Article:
I'd like to elaborate more on my feelings about this place, but I fail now. All I can say is that the more I read, the more I want to go.

Soon, I will be drinking with the Mediterranean to my back and the Sahara desert to my front.

Wednesday, September 06, 2006


A couple of weeks ago I saw a movie called Second Hand Lions that may have had a profound and lasting affect on me. The premise of the thing is that a shady woman leaves her son in West Texas with two great Uncles while she goes to "school" in Las Vegas with her boyfriend. These two uncles have somehow come across a tremendous amount of money, and some say it is through their wild lifestyle that they acquired all this wealth, while most have no idea how it came to pass and just made up stories about how they got it. Either way, this mother, upon learning of this massive soon-to-be inheritance, decides to leave her teenage son with them for an extended time.

The moral reason for leaving him there was so he could have a positive male influence on his life; of course, as she drives away leaving the young lad with two strange men, she whispers, "See if you can find out where that money is" and takes off.

What the young man initially finds is two hardheaded old bastards (Robert Duvall and Michael Caine) who come off as horrifically callous and unbelievably crude. What he eventually realizes is that these two guys, especially Duvall's character, have lived more than anyone he will ever meet. Leaving Texas in 1914, they arrived in Europe shortly before World War I erupted. Instead of leaving the continent, as more sensible men might, they decide to try and stay a step ahead of the Kaiser, staying away from the wavering fronts at all times in their tour, but still enjoying Europe's elegant atmostphere. After a night of drunken revelries, they somehow become signed up with the French Foreign Legion and spend a good deal of time in the Middle East as brawling, wild Americans in a foreign land. As the movie continues, more and more is learned about the adventures that these two guys had back in the early days of the American century.

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Immediately after watching it, my mind drifted to the life that I am bound to lead. I realized that I have written so little in the past month because I have had nothing to write about. I read six or eight different books during the summer, and even they couldn't move me to any thoughts that I hadn't had before. What I need are the experiences, and the actually sights and sounds of these places.

I love the epic tales crossing continents, dimly lit bars in foreign lands where palm trees line the open windows and History weighs down heavily on those that tread there; conspiracies and money and lies and cigarette smoke and life, hard shots of odd whiskey that can take the stain off a table. If I am to write anything that will be remotely interesting and different, than I must lead a life that is interesting and different. That, unfortunately, does not mean moving out of Wayne, only so I can work for thirty years just to be able to afford moving back to Wayne; I'd rather burn that house with the picket fence down sooner than live in it.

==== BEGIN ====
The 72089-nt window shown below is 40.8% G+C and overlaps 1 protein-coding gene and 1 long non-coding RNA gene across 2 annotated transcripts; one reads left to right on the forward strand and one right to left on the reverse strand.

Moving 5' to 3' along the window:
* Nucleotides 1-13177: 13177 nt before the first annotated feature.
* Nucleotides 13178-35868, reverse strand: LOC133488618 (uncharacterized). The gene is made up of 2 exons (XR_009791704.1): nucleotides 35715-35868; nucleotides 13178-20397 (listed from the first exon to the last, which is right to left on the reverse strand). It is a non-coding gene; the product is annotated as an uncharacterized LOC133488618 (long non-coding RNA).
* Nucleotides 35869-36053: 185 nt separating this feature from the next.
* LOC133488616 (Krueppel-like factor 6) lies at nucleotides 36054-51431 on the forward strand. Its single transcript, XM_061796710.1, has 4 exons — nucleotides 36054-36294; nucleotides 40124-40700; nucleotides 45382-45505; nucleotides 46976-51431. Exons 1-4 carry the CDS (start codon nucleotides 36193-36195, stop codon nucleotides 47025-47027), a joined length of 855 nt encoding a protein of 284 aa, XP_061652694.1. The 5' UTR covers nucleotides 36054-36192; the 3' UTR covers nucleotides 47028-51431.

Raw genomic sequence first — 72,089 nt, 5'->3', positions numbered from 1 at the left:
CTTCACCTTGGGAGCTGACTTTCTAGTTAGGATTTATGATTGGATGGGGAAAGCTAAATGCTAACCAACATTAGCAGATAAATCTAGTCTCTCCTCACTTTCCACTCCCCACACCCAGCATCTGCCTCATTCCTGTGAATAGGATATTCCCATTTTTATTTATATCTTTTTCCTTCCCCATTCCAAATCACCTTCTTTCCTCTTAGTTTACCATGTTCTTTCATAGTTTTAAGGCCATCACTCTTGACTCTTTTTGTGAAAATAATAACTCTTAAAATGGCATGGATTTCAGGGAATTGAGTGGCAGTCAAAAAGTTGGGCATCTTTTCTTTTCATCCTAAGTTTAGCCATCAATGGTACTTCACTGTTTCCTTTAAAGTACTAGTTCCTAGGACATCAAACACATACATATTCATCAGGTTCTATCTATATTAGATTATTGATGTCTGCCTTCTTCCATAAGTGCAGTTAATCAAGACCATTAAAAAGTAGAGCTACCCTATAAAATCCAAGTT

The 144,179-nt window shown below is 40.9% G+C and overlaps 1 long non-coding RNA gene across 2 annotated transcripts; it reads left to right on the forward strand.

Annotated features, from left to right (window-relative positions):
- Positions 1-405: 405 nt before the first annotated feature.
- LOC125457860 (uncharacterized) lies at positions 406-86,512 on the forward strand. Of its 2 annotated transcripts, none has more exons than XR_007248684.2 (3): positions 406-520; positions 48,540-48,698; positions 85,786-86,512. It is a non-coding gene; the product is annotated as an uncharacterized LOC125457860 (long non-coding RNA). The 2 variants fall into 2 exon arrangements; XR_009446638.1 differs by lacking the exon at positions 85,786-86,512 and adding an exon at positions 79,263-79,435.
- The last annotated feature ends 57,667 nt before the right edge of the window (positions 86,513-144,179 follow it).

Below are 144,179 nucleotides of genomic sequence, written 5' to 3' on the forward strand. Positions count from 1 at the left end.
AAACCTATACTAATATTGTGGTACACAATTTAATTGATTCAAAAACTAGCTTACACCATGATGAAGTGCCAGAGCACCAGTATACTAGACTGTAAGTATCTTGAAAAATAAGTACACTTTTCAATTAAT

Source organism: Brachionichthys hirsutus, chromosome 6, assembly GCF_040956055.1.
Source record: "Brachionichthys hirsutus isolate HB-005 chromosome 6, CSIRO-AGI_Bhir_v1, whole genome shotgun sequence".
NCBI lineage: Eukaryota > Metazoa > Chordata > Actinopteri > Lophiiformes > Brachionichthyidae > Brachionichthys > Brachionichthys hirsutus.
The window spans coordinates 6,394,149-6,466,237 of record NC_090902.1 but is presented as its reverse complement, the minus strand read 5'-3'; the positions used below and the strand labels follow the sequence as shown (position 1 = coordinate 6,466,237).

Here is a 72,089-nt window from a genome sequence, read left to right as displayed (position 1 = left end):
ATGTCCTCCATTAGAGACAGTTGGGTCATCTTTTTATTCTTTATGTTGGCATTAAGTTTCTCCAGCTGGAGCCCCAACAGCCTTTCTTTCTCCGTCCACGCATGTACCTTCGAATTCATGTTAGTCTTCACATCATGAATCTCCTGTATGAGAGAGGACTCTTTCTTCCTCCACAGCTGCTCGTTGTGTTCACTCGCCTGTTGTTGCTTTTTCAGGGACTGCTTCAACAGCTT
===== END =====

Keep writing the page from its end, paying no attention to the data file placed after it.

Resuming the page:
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As I walked through Barnes and Nobles today, I realized what all of the books I read have in common- one man traveling across the country or the world, writing from a nonfiction perspective, about the people and places that they come across. One book was David Horowitz's Confederates in the Attic, where he delves into the odd world of those who are still obsessed with the Civil War by touring battlefields in the South with "hardcore" reenactors (a strange brood they are). Another was a book (which I already forgot the name of) about two college dropouts, one of which played poker, the other sold T-Shirts outside Fenway Park. They were so heartbroken by the Red Sox loss in the 2003 ALCS that they decided they were, in fact, losers, and that they had to get out in the they took the first flight to Baghdad. You Shall Know Our Velocity is another about two men in the streets of a far away African country; On The Road is a classic story of hitchhikers in the uptight American 1950's. A Star Called Henry and its sequel, Oh, Play That Thing, about an IRA hitman who must take to the sea for America after the Republicans turn on him...

I am seeing the trend my life is taking, and I don't like it. It seems like it may be too easy to get caught up in a regular job, getting benefits, getting paid well, and then end up never leaving New Jersey for the life I'm looking to lead, namely, that of a writer.

My world will be a world where I actually have something to write about that other people haven't often experienced. This blog may in fact be a vehicle to stay connected when I embark on this journey. What I can say is that I think it will happen at the end of next year sometime.

If anyone has any ideas for any interesting places to go, drop me a line.